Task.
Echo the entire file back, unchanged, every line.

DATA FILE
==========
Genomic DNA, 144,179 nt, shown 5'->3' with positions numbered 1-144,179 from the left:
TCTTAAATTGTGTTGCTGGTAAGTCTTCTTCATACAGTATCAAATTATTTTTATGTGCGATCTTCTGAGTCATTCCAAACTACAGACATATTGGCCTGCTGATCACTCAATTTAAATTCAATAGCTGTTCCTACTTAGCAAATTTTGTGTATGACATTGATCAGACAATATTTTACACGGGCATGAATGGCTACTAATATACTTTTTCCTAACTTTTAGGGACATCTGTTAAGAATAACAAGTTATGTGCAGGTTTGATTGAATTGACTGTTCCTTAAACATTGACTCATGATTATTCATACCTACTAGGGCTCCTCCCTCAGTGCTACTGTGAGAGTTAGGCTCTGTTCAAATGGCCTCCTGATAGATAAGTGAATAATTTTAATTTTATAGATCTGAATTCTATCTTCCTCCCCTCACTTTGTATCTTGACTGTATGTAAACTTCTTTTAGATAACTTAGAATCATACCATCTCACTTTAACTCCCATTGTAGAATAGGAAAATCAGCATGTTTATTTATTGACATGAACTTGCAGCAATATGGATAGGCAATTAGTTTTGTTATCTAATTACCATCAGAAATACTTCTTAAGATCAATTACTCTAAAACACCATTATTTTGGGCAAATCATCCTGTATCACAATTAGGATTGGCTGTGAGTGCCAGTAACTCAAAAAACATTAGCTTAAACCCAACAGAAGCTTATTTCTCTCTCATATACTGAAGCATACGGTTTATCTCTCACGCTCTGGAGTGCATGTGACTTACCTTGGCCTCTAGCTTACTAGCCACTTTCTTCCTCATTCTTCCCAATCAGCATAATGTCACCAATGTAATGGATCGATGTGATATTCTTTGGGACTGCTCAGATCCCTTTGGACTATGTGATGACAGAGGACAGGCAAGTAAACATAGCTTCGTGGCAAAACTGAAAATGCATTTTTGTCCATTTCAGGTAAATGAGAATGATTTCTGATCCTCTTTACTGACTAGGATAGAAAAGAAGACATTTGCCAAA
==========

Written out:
Genomic DNA, 144,179 nt, shown 5'->3' with positions numbered 1-144,179 from the left:
TCTTAAATTGTGTTGCTGGTAAGTCTTCTTCATACAGTATCAAATTATTTTTATGTGCGATCTTCTGAGTCATTCCAAACTACAGACATATTGGCCTGCTGATCACTCAATTTAAATTCAATAGCTGTTCCTACTTAGCAAATTTTGTGTATGACATTGATCAGACAATATTTTACACGGGCATGAATGGCTACTAATATACTTTTTCCTAACTTTTAGGGACATCTGTTAAGAATAACAAGTTATGTGCAGGTTTGATTGAATTGACTGTTCCTTAAACATTGACTCATGATTATTCATACCTACTAGGGCTCCTCCCTCAGTGCTACTGTGAGAGTTAGGCTCTGTTCAAATGGCCTCCTGATAGATAAGTGAATAATTTTAATTTTATAGATCTGAATTCTATCTTCCTCCCCTCACTTTGTATCTTGACTGTATGTAAACTTCTTTTAGATAACTTAGAATCATACCATCTCACTTTAACTCCCATTGTAGAATAGGAAAATCAGCATGTTTATTTATTGACATGAACTTGCAGCAATATGGATAGGCAATTAGTTTTGTTATCTAATTACCATCAGAAATACTTCTTAAGATCAATTACTCTAAAACACCATTATTTTGGGCAAATCATCCTGTATCACAATTAGGATTGGCTGTGAGTGCCAGTAACTCAAAAAACATTAGCTTAAACCCAACAGAAGCTTATTTCTCTCTCATATACTGAAGCATACGGTTTATCTCTCACGCTCTGGAGTGCATGTGACTTACCTTGGCCTCTAGCTTACTAGCCACTTTCTTCCTCATTCTTCCCAATCAGCATAATGTCACCAATGTAATGGATCGATGTGATATTCTTTGGGACTGCTCAGATCCCTTTGGACTATGTGATGACAGAGGACAGGCAAGTAAACATAGCTTCGTGGCAAAACTGAAAATGCATTTTTGTCCATTTCAGGTAAATGAGAATGATTTCTGATCCTCTTTACTGACTAGGATAGAAAAGAAGACATTTGCCAAA